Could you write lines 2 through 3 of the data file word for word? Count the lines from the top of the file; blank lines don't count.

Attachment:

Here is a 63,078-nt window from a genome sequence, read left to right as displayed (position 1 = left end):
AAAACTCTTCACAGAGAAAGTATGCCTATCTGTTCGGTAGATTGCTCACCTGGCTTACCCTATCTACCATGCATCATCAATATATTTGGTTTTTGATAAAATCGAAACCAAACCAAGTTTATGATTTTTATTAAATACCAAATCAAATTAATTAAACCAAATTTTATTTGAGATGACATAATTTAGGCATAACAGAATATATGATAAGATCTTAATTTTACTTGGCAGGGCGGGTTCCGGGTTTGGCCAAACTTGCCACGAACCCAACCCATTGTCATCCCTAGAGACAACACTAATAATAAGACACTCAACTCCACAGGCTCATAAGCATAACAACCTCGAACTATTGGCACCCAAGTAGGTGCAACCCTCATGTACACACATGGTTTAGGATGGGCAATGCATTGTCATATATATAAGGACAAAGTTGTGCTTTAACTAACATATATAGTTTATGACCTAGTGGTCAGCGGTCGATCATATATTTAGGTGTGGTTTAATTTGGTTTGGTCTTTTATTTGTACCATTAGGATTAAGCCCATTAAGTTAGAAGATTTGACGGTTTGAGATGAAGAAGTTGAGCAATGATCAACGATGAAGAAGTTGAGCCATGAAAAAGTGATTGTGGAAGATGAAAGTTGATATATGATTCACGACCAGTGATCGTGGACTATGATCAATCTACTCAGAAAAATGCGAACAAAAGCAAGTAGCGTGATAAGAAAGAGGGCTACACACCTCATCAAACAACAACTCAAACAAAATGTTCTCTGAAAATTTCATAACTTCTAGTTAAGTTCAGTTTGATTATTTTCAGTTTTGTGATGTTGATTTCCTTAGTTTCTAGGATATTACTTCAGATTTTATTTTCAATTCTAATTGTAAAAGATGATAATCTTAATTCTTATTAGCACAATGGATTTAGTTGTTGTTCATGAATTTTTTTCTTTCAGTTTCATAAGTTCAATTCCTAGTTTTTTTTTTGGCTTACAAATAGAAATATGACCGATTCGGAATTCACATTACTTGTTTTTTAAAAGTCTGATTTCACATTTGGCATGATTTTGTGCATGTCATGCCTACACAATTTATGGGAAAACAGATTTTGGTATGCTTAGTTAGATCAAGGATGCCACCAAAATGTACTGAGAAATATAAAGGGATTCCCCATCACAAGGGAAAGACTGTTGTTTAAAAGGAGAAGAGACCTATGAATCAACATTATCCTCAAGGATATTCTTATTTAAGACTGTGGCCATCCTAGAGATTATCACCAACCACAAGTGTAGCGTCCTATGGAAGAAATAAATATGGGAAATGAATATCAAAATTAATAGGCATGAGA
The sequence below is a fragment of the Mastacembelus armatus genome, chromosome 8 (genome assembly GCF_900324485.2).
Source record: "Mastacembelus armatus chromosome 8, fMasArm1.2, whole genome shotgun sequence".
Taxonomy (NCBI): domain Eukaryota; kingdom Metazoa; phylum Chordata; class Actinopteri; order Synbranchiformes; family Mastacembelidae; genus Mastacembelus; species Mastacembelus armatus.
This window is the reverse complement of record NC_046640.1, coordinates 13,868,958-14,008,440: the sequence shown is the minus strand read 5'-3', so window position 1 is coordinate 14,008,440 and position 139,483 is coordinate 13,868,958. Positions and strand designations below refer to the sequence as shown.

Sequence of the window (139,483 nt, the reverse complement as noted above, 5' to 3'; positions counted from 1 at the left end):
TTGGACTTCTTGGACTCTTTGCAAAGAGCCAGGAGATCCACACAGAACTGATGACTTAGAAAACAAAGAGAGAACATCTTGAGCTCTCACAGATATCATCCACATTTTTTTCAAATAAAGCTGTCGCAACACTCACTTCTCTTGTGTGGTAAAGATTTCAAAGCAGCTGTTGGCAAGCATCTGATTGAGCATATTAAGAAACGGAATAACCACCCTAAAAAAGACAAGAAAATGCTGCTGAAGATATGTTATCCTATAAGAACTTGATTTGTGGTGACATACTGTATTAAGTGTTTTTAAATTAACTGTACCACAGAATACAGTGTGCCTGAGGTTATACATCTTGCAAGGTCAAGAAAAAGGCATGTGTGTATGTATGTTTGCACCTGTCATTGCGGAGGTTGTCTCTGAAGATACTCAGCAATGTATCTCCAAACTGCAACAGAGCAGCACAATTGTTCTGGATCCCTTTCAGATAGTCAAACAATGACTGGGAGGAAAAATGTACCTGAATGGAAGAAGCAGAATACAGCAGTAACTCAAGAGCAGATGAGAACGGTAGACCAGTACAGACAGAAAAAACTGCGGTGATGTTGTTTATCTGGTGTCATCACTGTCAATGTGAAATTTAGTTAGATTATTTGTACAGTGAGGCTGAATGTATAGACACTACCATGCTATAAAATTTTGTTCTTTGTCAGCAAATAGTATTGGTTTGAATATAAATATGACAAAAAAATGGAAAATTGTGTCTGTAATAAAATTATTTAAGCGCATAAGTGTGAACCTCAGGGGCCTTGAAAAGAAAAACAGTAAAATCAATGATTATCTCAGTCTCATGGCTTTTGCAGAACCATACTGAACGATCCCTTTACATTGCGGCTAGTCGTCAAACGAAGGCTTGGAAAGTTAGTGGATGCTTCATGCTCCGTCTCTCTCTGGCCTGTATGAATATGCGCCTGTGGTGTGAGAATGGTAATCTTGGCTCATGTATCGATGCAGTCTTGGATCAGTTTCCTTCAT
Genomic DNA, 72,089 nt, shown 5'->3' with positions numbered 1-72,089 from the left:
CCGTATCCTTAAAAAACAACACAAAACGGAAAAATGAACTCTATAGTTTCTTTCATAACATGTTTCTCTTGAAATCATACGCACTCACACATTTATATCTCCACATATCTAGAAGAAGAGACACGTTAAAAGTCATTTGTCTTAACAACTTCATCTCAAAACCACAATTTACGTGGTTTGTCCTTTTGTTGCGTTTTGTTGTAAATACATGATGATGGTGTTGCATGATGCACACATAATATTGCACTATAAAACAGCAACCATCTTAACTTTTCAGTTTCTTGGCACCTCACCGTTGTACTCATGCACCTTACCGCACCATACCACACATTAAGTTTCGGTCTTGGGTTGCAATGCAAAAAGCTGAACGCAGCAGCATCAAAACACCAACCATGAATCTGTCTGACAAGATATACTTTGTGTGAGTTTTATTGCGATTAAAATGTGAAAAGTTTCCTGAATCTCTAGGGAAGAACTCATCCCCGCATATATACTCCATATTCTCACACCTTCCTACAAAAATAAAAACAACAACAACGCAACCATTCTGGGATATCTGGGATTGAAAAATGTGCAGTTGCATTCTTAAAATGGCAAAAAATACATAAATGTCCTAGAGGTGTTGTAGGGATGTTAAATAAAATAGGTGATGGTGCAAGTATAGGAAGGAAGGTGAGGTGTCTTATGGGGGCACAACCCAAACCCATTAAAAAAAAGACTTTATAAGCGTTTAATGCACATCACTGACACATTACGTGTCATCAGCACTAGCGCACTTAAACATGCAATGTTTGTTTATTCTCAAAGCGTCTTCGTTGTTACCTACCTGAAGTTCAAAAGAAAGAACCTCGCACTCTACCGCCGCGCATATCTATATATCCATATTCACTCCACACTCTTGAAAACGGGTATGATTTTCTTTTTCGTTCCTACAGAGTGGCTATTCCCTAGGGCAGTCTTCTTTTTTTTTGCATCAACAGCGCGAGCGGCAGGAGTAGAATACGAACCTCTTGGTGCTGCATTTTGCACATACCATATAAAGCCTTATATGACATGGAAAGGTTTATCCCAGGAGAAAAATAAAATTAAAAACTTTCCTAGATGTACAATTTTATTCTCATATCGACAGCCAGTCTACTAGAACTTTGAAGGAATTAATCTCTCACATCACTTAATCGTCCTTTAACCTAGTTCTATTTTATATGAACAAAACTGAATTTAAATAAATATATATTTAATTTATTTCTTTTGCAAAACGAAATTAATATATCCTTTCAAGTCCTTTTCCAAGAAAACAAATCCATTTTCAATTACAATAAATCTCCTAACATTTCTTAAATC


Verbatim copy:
AAAACTCTTCACAGAGAAAGTATGCCTATCTGTTCGGTAGATTGCTCACCTGGCTTACCCTATCTACCATGCATCATCAATATATTTGGTTTTTGATAAAATCGAAACCAAACCAAGTTTATGATTTTTATTAAATACCAAATCAAATTAATTAAACCAAATTTTATTTGAGATGACATAATTTAGGCATAACAGAATATATGATAAGATCTTAATTTTACTTGGCAGGGCGGGTTCCGGGTTTGGCCAAACTTGCCACGAACCCAACCCATTGTCATCCCTAGAGACAACACTAATAATAAGACACTCAACTCCACAGGCTCATAAGCATAACAACCTCGAACTATTGGCACCCAAGTAGGTGCAACCCTCATGTACACACATGGTTTAGGATGGGCAATGCATTGTCATATATATAAGGACAAAGTTGTGCTTTAACTAACATATATAGTTTATGACCTAGTGGTCAGCGGTCGATCATATATTTAGGTGTGGTTTAATTTGGTTTGGTCTTTTATTTGTACCATTAGGATTAAGCCCATTAAGTTAGAAGATTTGACGGTTTGAGATGAAGAAGTTGAGCAATGATCAACGATGAAGAAGTTGAGCCATGAAAAAGTGATTGTGGAAGATGAAAGTTGATATATGATTCACGACCAGTGATCGTGGACTATGATCAATCTACTCAGAAAAATGCGAACAAAAGCAAGTAGCGTGATAAGAAAGAGGGCTACACACCTCATCAAACAACAACTCAAACAAAATGTTCTCTGAAAATTTCATAACTTCTAGTTAAGTTCAGTTTGATTATTTTCAGTTTTGTGATGTTGATTTCCTTAGTTTCTAGGATATTACTTCAGATTTTATTTTCAATTCTAATTGTAAAAGATGATAATCTTAATTCTTATTAGCACAATGGATTTAGTTGTTGTTCATGAATTTTTTTCTTTCAGTTTCATAAGTTCAATTCCTAGTTTTTTTTTTGGCTTACAAATAGAAATATGACCGATTCGGAATTCACATTACTTGTTTTTTAAAAGTCTGATTTCACATTTGGCATGATTTTGTGCATGTCATGCCTACACAATTTATGGGAAAACAGATTTTGGTATGCTTAGTTAGATCAAGGATGCCACCAAAATGTACTGAGAAATATAAAGGGATTCCCCATCACAAGGGAAAGACTGTTGTTTAAAAGGAGAAGAGACCTATGAATCAACATTATCCTCAAGGATATTCTTATTTAAGACTGTGGCCATCCTAGAGATTATCACCAACCACAAGTGTAGCGTCCTATGGAAGAAATAAATATGGGAAATGAATATCAAAATTAATAGGCATGAGA
The sequence below is a fragment of the Mastacembelus armatus genome, chromosome 8 (genome assembly GCF_900324485.2).